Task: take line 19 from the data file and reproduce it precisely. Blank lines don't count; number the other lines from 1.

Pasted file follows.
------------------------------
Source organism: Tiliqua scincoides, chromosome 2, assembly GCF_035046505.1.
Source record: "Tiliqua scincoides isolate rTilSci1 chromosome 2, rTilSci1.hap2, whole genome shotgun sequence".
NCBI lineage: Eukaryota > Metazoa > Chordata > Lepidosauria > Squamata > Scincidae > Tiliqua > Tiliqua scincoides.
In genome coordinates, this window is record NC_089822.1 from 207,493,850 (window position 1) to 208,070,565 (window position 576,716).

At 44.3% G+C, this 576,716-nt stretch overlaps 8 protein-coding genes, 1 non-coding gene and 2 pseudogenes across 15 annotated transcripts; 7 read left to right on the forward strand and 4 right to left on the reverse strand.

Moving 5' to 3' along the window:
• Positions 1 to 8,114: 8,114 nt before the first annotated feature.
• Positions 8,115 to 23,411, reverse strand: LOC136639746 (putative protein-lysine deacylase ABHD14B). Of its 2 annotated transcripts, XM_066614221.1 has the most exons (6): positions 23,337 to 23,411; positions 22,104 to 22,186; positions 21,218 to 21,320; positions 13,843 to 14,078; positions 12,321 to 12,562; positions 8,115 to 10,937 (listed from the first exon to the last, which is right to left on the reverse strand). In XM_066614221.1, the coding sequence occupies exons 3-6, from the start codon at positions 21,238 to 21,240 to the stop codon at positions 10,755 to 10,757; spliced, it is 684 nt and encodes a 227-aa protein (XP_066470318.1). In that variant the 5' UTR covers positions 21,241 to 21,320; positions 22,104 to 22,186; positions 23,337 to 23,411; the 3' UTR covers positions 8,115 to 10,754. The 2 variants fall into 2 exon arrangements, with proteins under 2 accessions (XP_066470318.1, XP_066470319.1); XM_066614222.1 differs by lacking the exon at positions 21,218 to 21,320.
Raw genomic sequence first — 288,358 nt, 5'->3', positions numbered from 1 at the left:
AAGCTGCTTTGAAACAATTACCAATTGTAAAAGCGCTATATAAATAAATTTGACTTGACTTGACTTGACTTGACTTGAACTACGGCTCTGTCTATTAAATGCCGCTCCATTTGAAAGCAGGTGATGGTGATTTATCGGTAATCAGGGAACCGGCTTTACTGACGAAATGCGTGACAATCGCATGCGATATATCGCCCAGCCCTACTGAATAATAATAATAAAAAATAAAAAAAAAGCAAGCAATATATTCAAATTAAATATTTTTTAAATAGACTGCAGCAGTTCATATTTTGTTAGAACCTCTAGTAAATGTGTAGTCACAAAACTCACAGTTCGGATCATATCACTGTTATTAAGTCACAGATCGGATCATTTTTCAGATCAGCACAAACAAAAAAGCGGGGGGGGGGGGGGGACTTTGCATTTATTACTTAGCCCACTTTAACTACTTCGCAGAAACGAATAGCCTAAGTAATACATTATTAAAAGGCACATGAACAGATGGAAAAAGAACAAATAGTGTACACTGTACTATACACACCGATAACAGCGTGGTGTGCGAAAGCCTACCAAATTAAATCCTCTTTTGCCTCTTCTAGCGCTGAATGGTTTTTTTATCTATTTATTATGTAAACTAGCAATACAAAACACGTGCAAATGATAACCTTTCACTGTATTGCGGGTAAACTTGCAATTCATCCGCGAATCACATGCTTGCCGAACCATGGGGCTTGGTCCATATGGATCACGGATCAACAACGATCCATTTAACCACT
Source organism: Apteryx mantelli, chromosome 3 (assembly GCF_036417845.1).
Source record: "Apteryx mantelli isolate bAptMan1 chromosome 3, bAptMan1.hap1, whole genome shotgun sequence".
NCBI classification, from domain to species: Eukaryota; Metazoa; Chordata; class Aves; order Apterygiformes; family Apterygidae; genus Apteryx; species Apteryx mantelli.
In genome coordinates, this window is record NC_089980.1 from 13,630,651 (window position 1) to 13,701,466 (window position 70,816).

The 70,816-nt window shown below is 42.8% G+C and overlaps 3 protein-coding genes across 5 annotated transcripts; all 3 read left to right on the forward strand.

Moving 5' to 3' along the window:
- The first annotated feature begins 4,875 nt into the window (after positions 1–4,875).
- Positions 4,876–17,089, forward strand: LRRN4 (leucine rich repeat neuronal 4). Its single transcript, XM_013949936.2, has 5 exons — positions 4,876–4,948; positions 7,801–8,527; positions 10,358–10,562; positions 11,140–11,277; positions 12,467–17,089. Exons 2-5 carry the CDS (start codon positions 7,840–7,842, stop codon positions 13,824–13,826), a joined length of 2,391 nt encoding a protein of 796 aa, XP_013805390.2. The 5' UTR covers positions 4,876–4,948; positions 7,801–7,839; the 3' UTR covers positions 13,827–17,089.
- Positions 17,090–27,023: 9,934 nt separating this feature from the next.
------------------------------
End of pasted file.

- Positions 17,090–27,023: 9,934 nt separating this feature from the next.